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Genetically reducing sow stress

Genetically reducing sow stress

Genomic researchers are working with swine sector experts to assess whether selecting for reduced stress in sows can lead to greater piglet survivability

By Jackie Clark
Staff Writer

Thanks to an investment from the Ontario Regional Priorities Partnership Program, Dr. Ray Lu of the department of molecular and cellular biology at the University of Guelph, and Alliance Genetics Canada (AGC) are trying to target stress reduction in sows to improve piglet survival rates.

“Before we were looking at stress impact on growth, meat quality, and feed conversion,” Lu told Upon teaming up with Dave Vandenbroek, CEO of AGC, and Brent Devries, customer sales and service representative at AGC, Lu asked “What are the problems that happen on the farm that need solutions?”

Vandenbroek and Devries pointed to pre-weaning mortality as an aspect of the swine sector that could be improved.

“Piglet mortality has a big effect on our customers and our producers in the industry. Many factors lead to survivability,” Vandenbroek told “If we can reduce pre-weaning mortality by selecting for genes related to (reducing) stress within sows, it’s going to help our customers.”

The Ontario pork industry loses $12.9 million from piglets to crushed or savaged by sows.

Given the amount of money at stake, “even if genetic factors are only 5 to 10 per cent (of the reason) behind piglet loss, that is still a huge economic gain if we can help increase survivability,” Lu said.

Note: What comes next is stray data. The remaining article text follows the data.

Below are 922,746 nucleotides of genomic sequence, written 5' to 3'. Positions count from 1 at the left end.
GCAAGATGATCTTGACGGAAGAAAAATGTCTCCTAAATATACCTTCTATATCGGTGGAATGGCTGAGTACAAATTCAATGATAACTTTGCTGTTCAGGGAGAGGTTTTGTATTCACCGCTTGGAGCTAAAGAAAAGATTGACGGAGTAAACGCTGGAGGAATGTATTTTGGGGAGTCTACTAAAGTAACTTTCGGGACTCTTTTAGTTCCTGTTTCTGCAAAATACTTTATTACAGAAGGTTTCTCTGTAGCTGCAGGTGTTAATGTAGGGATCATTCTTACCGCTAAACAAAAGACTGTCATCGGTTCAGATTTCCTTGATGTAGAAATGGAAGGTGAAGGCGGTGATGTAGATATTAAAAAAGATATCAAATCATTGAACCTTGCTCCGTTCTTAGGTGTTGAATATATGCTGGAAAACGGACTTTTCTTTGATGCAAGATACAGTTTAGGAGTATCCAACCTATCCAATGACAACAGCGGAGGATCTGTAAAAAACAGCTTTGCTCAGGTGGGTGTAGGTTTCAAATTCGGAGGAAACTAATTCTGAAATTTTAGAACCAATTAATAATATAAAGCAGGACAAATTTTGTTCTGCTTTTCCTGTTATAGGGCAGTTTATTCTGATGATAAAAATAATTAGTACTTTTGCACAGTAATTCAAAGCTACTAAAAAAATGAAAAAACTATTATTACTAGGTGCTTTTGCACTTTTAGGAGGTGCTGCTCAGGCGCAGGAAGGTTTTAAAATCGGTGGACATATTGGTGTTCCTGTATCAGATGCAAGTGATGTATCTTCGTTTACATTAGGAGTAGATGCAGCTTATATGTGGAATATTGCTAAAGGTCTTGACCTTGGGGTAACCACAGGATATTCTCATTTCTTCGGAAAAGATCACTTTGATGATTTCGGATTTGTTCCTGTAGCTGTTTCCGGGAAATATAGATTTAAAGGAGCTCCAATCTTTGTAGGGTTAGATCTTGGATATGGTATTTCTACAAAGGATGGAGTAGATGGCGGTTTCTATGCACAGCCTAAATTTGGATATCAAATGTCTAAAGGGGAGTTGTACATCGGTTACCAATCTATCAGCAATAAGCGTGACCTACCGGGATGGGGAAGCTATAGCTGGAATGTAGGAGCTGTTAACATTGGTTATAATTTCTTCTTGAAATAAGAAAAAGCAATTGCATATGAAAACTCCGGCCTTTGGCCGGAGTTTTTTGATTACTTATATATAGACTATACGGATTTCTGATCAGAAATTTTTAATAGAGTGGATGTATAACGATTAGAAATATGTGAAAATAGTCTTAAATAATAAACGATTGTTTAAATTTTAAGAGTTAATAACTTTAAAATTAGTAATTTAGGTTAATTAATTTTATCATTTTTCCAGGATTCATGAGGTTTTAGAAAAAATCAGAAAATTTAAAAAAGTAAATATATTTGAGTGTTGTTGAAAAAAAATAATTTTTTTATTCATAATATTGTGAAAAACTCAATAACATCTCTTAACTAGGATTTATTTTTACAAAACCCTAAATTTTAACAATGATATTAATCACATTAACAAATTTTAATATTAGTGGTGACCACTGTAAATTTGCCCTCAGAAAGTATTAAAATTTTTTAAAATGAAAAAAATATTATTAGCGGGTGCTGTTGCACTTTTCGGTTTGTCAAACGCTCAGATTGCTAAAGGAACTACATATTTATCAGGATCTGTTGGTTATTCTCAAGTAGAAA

Lu is using two genetic techniques in his work. The first technique is a broad genomic approach of looking at all genes that may have the potential to affect stress.

Researchers are “trying to validate the things we found in mice,” he explained. Genes that indicate stress tend to be similar in mammals, so mouse-based research can help scientists locate stress genes in pigs.

The second technique is what Lu calls a “targeted genomic approach,” which works with a “more precise marker panel to accurately predict stress in pigs,” he said.

“I think the two methods can complement each other,” he added.

Lu explained the necessity of involving producers and industry experts to translate learning from a controlled experimental setting to commercial swine barns.

The goal is to develop “genetic tools, but also practical, on-farm stress evaluations” to assess which sows will be more likely to have maternal traits that increase piglet survivability, he explained.

This research may offer additional benefits for the swine sector.

“We can collect the data and look at other economically beneficial traits,” Vandenbroek said. Genetically controlling stress traits in sows may contribute to a larger litter size, increased milk production or greater weaning weight.

The Ontario Regional Priorities Partnership Program awarded seven projects at the University of Guelph a total of over $2.5 million for genomics research in the agriculture and agri-food industry.

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